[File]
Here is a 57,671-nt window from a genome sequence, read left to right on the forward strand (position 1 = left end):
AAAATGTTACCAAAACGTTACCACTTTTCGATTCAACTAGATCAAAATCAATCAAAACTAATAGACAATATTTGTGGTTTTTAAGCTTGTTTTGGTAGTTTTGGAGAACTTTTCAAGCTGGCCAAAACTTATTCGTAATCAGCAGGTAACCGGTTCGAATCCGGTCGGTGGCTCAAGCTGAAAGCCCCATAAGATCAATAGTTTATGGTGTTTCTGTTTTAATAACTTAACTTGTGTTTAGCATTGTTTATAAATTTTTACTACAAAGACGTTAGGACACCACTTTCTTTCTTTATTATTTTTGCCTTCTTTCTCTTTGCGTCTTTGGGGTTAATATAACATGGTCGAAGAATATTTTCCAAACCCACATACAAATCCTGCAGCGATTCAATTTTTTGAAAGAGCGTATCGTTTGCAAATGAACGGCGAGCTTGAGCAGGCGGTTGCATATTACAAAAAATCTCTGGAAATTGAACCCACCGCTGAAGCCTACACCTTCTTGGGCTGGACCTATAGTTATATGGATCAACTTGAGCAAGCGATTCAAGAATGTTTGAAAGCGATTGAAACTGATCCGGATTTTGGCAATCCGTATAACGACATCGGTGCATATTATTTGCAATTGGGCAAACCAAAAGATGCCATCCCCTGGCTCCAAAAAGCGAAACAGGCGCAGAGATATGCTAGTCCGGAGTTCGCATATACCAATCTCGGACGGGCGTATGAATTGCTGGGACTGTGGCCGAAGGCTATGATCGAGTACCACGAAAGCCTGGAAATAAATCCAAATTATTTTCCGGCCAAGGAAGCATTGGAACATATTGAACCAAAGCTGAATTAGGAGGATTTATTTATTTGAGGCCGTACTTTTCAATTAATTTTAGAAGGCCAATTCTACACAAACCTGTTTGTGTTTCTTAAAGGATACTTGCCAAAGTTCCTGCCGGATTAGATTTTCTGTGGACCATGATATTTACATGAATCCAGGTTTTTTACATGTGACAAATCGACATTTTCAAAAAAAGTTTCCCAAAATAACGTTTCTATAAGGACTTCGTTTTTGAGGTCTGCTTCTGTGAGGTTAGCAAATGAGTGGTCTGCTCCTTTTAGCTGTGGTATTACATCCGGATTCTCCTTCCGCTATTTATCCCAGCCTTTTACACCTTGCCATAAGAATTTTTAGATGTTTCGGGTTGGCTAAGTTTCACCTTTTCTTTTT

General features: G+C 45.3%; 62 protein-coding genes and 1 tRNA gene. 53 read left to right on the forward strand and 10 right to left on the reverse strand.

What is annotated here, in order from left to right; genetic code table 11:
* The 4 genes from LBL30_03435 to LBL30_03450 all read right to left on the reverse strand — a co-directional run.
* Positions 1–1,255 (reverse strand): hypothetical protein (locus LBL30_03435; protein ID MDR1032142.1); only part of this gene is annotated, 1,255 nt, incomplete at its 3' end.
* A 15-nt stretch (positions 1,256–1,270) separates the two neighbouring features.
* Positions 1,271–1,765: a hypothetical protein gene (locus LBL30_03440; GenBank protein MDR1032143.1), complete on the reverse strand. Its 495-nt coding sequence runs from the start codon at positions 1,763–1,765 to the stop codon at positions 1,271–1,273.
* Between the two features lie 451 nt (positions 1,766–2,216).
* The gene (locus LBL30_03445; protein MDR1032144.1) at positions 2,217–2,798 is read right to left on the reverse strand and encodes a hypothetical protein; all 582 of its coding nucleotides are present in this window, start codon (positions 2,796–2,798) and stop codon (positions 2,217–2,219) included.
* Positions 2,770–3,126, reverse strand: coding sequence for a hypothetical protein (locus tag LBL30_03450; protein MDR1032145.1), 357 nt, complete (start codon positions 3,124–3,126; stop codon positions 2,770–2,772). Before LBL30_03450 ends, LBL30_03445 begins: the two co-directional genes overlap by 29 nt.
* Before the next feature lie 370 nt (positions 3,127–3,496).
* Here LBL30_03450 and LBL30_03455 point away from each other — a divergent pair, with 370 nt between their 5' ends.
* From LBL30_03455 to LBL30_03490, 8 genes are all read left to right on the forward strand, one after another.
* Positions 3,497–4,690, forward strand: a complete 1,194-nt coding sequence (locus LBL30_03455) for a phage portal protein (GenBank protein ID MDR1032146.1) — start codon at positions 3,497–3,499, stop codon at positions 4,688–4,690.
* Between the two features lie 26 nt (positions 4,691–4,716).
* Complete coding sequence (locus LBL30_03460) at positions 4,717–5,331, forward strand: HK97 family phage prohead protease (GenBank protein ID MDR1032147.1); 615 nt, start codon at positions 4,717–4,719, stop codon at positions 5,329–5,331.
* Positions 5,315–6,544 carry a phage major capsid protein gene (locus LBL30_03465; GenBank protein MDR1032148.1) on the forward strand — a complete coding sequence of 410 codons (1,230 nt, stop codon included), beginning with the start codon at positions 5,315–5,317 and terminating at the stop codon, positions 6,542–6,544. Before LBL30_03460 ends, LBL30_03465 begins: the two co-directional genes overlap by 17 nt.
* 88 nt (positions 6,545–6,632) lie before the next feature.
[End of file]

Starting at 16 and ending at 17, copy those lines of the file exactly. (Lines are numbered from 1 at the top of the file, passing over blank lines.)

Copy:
* Between the two features lie 26 nt (positions 4,691–4,716).
* Complete coding sequence (locus LBL30_03460) at positions 4,717–5,331, forward strand: HK97 family phage prohead protease (GenBank protein ID MDR1032147.1); 615 nt, start codon at positions 4,717–4,719, stop codon at positions 5,329–5,331.